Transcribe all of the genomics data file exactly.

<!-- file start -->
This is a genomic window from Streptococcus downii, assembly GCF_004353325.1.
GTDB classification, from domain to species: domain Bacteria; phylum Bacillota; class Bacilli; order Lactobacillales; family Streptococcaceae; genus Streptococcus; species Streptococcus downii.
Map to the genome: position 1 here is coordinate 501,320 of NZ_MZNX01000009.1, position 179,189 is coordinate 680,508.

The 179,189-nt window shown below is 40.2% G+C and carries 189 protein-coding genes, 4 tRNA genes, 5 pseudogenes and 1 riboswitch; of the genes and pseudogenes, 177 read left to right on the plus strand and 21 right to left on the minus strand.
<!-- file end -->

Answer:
This is a genomic window from Streptococcus downii, assembly GCF_004353325.1.
GTDB classification, from domain to species: domain Bacteria; phylum Bacillota; class Bacilli; order Lactobacillales; family Streptococcaceae; genus Streptococcus; species Streptococcus downii.
Map to the genome: position 1 here is coordinate 501,320 of NZ_MZNX01000009.1, position 179,189 is coordinate 680,508.

The 179,189-nt window shown below is 40.2% G+C and carries 189 protein-coding genes, 4 tRNA genes, 5 pseudogenes and 1 riboswitch; of the genes and pseudogenes, 177 read left to right on the plus strand and 21 right to left on the minus strand.